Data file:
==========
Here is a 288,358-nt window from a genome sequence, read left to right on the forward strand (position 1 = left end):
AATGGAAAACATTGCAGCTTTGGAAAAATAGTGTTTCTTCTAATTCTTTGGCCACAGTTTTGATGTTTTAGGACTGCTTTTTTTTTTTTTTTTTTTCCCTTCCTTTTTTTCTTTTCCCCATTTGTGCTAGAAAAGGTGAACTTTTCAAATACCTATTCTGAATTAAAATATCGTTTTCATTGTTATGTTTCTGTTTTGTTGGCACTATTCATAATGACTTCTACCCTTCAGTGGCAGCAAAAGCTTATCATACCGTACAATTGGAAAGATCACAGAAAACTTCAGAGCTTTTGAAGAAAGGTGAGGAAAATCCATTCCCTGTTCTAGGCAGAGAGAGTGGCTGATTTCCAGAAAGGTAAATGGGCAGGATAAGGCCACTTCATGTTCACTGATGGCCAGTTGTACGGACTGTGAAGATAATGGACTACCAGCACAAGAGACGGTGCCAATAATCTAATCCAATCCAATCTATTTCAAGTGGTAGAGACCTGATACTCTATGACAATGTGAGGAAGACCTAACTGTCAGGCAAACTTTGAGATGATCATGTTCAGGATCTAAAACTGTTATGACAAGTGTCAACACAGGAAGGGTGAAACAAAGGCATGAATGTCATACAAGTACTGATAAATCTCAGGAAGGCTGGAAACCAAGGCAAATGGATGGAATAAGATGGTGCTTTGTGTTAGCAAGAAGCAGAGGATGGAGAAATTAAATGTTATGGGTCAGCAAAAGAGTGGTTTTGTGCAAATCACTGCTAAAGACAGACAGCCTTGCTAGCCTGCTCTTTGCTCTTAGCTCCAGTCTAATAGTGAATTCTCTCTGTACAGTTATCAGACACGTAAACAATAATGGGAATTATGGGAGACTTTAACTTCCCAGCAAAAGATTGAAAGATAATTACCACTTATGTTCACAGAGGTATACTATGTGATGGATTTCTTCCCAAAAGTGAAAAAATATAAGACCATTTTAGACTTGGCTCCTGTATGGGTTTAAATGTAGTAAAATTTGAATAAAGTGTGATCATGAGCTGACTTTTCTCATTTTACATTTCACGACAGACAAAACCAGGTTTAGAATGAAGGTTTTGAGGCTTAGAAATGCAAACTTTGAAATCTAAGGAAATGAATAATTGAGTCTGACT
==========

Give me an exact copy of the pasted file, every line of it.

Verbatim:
Here is a 288,358-nt window from a genome sequence, read left to right on the forward strand (position 1 = left end):
AATGGAAAACATTGCAGCTTTGGAAAAATAGTGTTTCTTCTAATTCTTTGGCCACAGTTTTGATGTTTTAGGACTGCTTTTTTTTTTTTTTTTTTTCCCTTCCTTTTTTTCTTTTCCCCATTTGTGCTAGAAAAGGTGAACTTTTCAAATACCTATTCTGAATTAAAATATCGTTTTCATTGTTATGTTTCTGTTTTGTTGGCACTATTCATAATGACTTCTACCCTTCAGTGGCAGCAAAAGCTTATCATACCGTACAATTGGAAAGATCACAGAAAACTTCAGAGCTTTTGAAGAAAGGTGAGGAAAATCCATTCCCTGTTCTAGGCAGAGAGAGTGGCTGATTTCCAGAAAGGTAAATGGGCAGGATAAGGCCACTTCATGTTCACTGATGGCCAGTTGTACGGACTGTGAAGATAATGGACTACCAGCACAAGAGACGGTGCCAATAATCTAATCCAATCCAATCTATTTCAAGTGGTAGAGACCTGATACTCTATGACAATGTGAGGAAGACCTAACTGTCAGGCAAACTTTGAGATGATCATGTTCAGGATCTAAAACTGTTATGACAAGTGTCAACACAGGAAGGGTGAAACAAAGGCATGAATGTCATACAAGTACTGATAAATCTCAGGAAGGCTGGAAACCAAGGCAAATGGATGGAATAAGATGGTGCTTTGTGTTAGCAAGAAGCAGAGGATGGAGAAATTAAATGTTATGGGTCAGCAAAAGAGTGGTTTTGTGCAAATCACTGCTAAAGACAGACAGCCTTGCTAGCCTGCTCTTTGCTCTTAGCTCCAGTCTAATAGTGAATTCTCTCTGTACAGTTATCAGACACGTAAACAATAATGGGAATTATGGGAGACTTTAACTTCCCAGCAAAAGATTGAAAGATAATTACCACTTATGTTCACAGAGGTATACTATGTGATGGATTTCTTCCCAAAAGTGAAAAAATATAAGACCATTTTAGACTTGGCTCCTGTATGGGTTTAAATGTAGTAAAATTTGAATAAAGTGTGATCATGAGCTGACTTTTCTCATTTTACATTTCACGACAGACAAAACCAGGTTTAGAATGAAGGTTTTGAGGCTTAGAAATGCAAACTTTGAAATCTAAGGAAATGAATAATTGAGTCTGACT